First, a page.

Pop Music: The Original Versions of these Songs are better than the More-familiar Hit Versions

Pop Music: The Original Versions of these Songs are better than the More-familiar Hit Versions

Sometimes, a cover version of a song becomes bigger than the original version. Sometimes, the cover version even makes people forget that the original version even exists. Sometimes, the original version is still better, even if it is forgotten.

If I Were a Carpenter

“If I Were a Carpenter” has become a pop music standard. It has been recorded numerous times by many artists from different music genres. It has been a hit on the pop, soul, and country music charts. Artists who have had hit versions of the song include Bobby Darin, the Four Tops, and Johnny Cash & June Carter.

The song was written by songwriter / folk singer Tim Hardin, who actually performed his version at Woodstock. Of all the versions I have heard, I prefer Tim Hardin’s original version, released in 1967.


The First Cut is the Deepest

Many of us are familiar with Rod Stewart’s 1976 version of “The First Cut is the Deepest”. Many of us are familiar with Cheryl Crow’s 2005 version of the song. But how many realize that the song was written by Cat Stevens and dates back to the year 1965?

Back then, Cat Stevens wasn’t necessarily working on a career as a performer. He was trying to make it as a songwriter. He cut a demo of “The First Cut is the Deepest” in 1965 in order to promote his songs to other performers. In 1967, somebody by the name of P.P. Arnold recorded the song, and it became a hit in England. Cat Stevens himself recorded it for an album later in the same year. Since it was already a hit for Arnold, Stevens didn’t think of releasing his version as a single. But his original version is very good. Here is Cat Stevens’ 1967 version.

Blue Bayou

Most people think of “Blue Bayou” as Linda Ronstadt’s song. Her version was a huge hit in 1977. Perhaps it is even her signature song. Because of this song, Linda Ronstadt’s name is even in the sports vernacular. Announcers in different sports often say “Linda Ronstadt” to mean “blew by you” while describing a play they just witnessed.

But “Blue Bayou” was an oldie before Ronstadt recorded it. The original version was recorded by Roy Orbison in 1961, and his version became a hit in 1963. Roy Orbison teamed with Joe Melson to write the song.

I’m not trying to take anything away from Linda Ronstadt. I thoroughly enjoy her music. But I don’t think you can get much better than Roy Orbison’s style and voice.

Here is Roy Orbison’s 1963 version.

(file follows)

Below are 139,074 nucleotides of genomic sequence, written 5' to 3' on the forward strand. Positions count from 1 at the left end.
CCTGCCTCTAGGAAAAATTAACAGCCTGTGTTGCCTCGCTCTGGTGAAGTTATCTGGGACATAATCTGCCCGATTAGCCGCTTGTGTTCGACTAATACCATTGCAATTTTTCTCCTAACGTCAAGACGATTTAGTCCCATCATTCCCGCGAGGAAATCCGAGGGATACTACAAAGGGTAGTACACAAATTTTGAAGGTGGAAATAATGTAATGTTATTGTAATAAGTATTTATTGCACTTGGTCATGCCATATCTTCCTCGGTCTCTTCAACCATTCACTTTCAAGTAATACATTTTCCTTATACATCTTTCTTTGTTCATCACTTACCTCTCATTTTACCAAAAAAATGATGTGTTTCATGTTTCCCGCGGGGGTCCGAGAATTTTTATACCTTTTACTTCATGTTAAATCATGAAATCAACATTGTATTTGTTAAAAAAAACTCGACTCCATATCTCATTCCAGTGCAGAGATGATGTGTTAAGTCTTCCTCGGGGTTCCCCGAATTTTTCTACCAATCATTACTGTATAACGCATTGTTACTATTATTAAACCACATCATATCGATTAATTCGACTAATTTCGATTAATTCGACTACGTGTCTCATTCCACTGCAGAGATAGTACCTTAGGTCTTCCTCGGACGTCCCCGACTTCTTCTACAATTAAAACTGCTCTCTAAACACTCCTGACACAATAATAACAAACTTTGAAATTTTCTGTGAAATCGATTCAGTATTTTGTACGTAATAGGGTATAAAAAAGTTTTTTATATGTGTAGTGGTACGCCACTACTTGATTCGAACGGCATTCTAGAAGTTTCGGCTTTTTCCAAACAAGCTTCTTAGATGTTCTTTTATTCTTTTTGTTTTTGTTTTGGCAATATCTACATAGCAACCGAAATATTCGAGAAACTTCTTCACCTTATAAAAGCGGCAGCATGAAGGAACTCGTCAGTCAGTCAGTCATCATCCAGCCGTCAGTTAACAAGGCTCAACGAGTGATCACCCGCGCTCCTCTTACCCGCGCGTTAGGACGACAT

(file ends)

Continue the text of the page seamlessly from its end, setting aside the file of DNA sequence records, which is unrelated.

Roy Orbison died in December of 1988. In the final two years of his life, he managed to revive his career and return to stardom. Here he is singing Blue Bayou with an all-star cast from “Roy Orbison and Friends: A Black & White Night”, a concert film originally broadcast in January of 1988.


The song “Woodstock” is written from the perspective of one person in attendance at the famous 1969 Woodstock music festival. It was written and recorded shortly after the event. The song “Woodstock” became a hit in 1970 for Crosby Stills Nash & Young, and also for Matthews Southern Comfort. Many people today are mostly familiar with the CSNY version.

The song was actually written by Joni Mitchell, who started singing it in concert even before anybody had recorded it. She included her version on an album, and released it as the B side to her hit “Big Yellow Taxi”. But she gave the song to her boyfriend Graham Nash of CSNY for that band to record.

Given the song’s message, it is perhaps ironic that Joni Mitchell did not attend Woodstock. Graham Nash was there performing with his band, but Mitchell declined an invitation to attend. Her manager told her that it would be better if she appeared on the Dick Cavett Show instead of performing at Woodstock.

The original version by Joni Mitchell doesn’t sound quite as polished as the CSNY version that everybody is familiar with. It doesn’t have the great harmonizing vocals. But if you enjoy Joni Mitchell’s unique folk style, here is her version.

This Masquerade

“This Masquerade” was a huge hit for George Benson, who recorded it in 1976 and won a Record of the Year Grammy in 1977 for the song. Many others have recorded it over the years, perhaps most notably the Carpenters.

I love the arrangement of Benson’s version. But I still prefer the original version recorded by its songwriter, Leon Russell. Leon Russell recorded it for his 1972 album “Carney”, and released the song as the B side to his hit single “Tightrope”.

Muskrat Love

This is certainly a polarizing song. People either love it or hate it. Many people don’t realize that the hit 1976 version by Captain & Tennille is not the original version.

The first version of the song wasn’t from Captain & Tennille, though. The band America had a hit in 1973, although their version wasn’t as successful. America’s version is the version I first knew. Many of us at the time assumed that this song was an America original, since they tended to write their own songs. But America’s version wasn’t an original, either.

The title “Muskrat Love” isn’t even the original title of the song. Songwriter Willis Alan Ramsey had recorded it in 1972 with the title “Muskrat Candlelight”. America changed the title when they recorded their version.

Here is Willis Alan Ramsey’s original version of “Muskrat Candlelight”.

For those who only know Captain & Tennille’s version, here is America’s version of “Muskrat Love” – not the original, but still infinitely better than Captain & Tennille’s version, in my opinion.

Jerry Wyant